Darragh’s uphill struggle to gain medical card leads to fresh calls for Government to fix ‘broken system’
‘Parents are exhausted from caring for their children and don’t have the energy to fight to get what their children deserve’
Darragh Dooley (4) has cerebral palsy and epilepsy. He also has learning difficulties. His parents, both teachers, applied for a Medical card shortly after he was born but they were refused. They eventually were granted a medical card.
When Darragh Dooley turned four last week the celebrations were low key: a small party and a birthday cake shared with his grandparents and some of the children from his neighbourhood in Tramore, Co Waterford.
But ask his parents Louise and Dermot what the best birthday present their son received this year was and they will tell you that it came in the form of a nondescript envelope containing Darragh’s medical card.
It might be presumed by those unfamiliar with the system that Darragh – who has cerebral palsy and epilepsy, who has learning difficulties and is unable to talk, who has microcephaly, a condition which means his brain is not growing at the correct rate – would be automatically entitled to a medical card.
However, when his parents, both teachers, applied for a card shortly after their son’s birth they were refused. The refusal was on the basis that they were slightly over the threshold for the card, which is means-tested and not an automatic entitlement for individuals with specific illnesses.
The Jack and Jill Foundation has argued that the Government should fix the “broken medical card system” to allow children such as Darragh to receive a card automatically, arguing that this should be prioritised ahead of a free GP scheme for under-fives announced under the budget.
It is a stance which Darragh’s mother Louise Dooley, for whom the decision to refuse the medical card was unfathomable, agrees with.
“Surely a child like Darragh should qualify without having to jump through hoops, and without begging please,” she said.
“He is severely disabled. On a scale of one to 10, 10 being the worst, his neurologist rated him as a nine and told us that his life expectancy would be short.”
In his first year of life Darragh had 65 medical appointments, most of which were free through the public health system.
However, travel costs, overnight stays in Dublin, medication which, at that time, cost €120 a month and the fact that Louise could only return to work on a part-time basis, all added up.
While still adjusting to being a first-time-mother with a severely disabled baby prone to illness and epileptic fits, Ms Dooley spent part of her time writing “begging emails” to try to secure a medical card.
Eventually, when Darragh was 20 months old, he was granted it due to his exceptional medical needs.
The medical card meant the prescription costs were alleviated (although Darragh also qualifies for these under the long-term illness scheme) and that his GP costs were covered.
Free doctor visits are very important to the family: “He gets sick so fast and that’s why we need access to the GP because if he gets a chest infection, it can develop quickly into pneumonia . . . it’s just vital to be able to get to the GP in time.”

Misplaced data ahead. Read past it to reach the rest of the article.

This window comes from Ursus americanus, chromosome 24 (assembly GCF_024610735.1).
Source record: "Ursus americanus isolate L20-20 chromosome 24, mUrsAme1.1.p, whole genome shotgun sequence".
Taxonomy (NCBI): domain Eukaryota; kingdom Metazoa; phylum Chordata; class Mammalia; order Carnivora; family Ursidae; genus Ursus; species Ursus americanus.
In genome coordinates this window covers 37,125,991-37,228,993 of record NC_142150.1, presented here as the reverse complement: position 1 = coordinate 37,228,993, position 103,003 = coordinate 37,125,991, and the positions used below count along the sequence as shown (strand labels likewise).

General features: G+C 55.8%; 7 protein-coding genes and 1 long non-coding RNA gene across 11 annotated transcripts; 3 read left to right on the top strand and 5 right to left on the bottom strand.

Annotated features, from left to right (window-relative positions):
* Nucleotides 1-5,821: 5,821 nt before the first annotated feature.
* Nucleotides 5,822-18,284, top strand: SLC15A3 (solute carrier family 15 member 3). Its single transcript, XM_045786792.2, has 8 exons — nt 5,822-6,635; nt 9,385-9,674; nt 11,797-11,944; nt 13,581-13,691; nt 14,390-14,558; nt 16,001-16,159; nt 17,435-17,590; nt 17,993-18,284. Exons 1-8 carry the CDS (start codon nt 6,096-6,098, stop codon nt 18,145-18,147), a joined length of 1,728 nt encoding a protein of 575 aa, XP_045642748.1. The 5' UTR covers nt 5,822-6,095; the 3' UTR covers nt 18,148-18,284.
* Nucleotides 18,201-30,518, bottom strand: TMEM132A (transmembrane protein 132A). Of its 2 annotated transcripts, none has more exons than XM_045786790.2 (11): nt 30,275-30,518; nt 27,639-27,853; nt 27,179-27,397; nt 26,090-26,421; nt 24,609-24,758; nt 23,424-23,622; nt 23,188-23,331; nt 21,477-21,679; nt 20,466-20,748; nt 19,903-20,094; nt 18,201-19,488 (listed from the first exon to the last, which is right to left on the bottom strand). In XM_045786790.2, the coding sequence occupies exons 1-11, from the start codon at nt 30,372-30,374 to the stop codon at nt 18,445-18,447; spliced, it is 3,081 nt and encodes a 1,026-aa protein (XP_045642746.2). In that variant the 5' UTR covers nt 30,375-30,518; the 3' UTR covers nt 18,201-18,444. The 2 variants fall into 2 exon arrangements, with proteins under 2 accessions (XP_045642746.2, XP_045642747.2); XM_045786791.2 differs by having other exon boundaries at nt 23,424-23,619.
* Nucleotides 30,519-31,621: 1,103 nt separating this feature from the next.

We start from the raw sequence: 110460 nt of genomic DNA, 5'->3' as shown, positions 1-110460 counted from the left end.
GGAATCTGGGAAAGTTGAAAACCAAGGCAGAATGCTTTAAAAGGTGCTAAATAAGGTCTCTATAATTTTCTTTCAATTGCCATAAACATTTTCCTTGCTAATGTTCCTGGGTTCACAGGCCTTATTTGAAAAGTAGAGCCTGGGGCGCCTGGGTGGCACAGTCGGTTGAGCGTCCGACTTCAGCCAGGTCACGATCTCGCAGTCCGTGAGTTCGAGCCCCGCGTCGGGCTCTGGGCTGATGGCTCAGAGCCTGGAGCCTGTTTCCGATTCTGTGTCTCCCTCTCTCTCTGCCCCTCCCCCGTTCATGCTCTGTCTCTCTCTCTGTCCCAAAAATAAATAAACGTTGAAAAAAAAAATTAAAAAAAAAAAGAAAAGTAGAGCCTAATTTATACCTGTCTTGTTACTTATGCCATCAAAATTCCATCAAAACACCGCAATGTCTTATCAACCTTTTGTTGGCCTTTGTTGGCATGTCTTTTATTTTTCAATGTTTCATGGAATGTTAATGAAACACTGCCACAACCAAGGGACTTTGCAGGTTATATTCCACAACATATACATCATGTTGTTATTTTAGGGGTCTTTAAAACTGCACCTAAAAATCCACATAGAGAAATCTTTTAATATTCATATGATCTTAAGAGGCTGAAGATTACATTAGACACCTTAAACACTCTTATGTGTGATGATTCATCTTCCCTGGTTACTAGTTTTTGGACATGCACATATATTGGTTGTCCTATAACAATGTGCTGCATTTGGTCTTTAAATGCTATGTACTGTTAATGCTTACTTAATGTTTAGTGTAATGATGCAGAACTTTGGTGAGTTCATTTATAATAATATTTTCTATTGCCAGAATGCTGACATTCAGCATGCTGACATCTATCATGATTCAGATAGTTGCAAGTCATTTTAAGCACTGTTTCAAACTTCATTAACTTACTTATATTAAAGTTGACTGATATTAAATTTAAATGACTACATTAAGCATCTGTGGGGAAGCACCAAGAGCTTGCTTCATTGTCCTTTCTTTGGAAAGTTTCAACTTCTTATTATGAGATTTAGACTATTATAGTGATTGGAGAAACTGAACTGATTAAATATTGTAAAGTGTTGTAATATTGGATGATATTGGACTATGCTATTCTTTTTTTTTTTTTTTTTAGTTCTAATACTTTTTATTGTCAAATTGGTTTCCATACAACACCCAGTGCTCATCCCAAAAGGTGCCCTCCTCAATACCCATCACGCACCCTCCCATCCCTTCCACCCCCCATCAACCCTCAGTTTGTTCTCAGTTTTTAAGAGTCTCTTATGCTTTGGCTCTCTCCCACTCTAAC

However, there was further disappointment for the family earlier this year when their renewal application was refused.
“I was just disgusted at that point,” said Ms Dooley. “It’s not as if Darragh had improved in any way shape or form and he still needed just as much care as before – and I thought ‘how can they do that?’.”
Again she fought to get the card; again she filled out the “really long and detailed form” setting out her son’s medical history while her husband contacted their local politicians to highlight their case.
Eventually a local councillor got in touch to say a medical card had been secured.
“It’s such a pity that that is what it took to get it sorted out,” she said. “Parents are exhausted from caring for their children at home and often don’t have the time or energy to fight to get what their children deserve.
“All severely disabled children should automatically be granted a medical card and that card should be issued for life.”
Asked about the extension of free GP care to under-fives, something which Darragh, who turns five next year, is unlikely to benefit from, Ms Dooley said she felt the Government “went about it the wrong way”.
“Children like Darragh should be cared for first before they give it out as a blanket gift to anybody under the age of five.
“Darragh’s life is limited so surely the Government should look after him and children like him for the time they are here.”
When contacted, a spokeswoman for the HSE said the Health Act 1970 provided for medical cards on the basis of means, adding that the organisation “must operate within the legal parameters as set out in the Act”.
“However, where a person’s income exceeds the income guidelines but where there is undue hardship, the HSE can apply discretion and grant a medical card,” she said.
The Department of Health reiterated this stance, adding: “The Government is committed to introducing, on a phased basis, a universal GP service without fees within its term of office.”
However, chief executive and founder of the Jack and Jill Foundation, Jonathan Irwin argues that the medical card system “is based on an Act which is over 40 years old which says the financial situation of a family outweighs the medical needs – which to me is pretty frightening”.
The organisation is calling for a change in the system which would see children with palliative care needs and those with severe disabilities being granted a medical card automatically
“This is very black and white: the child’s needs reign supreme,” Mr Irwin said.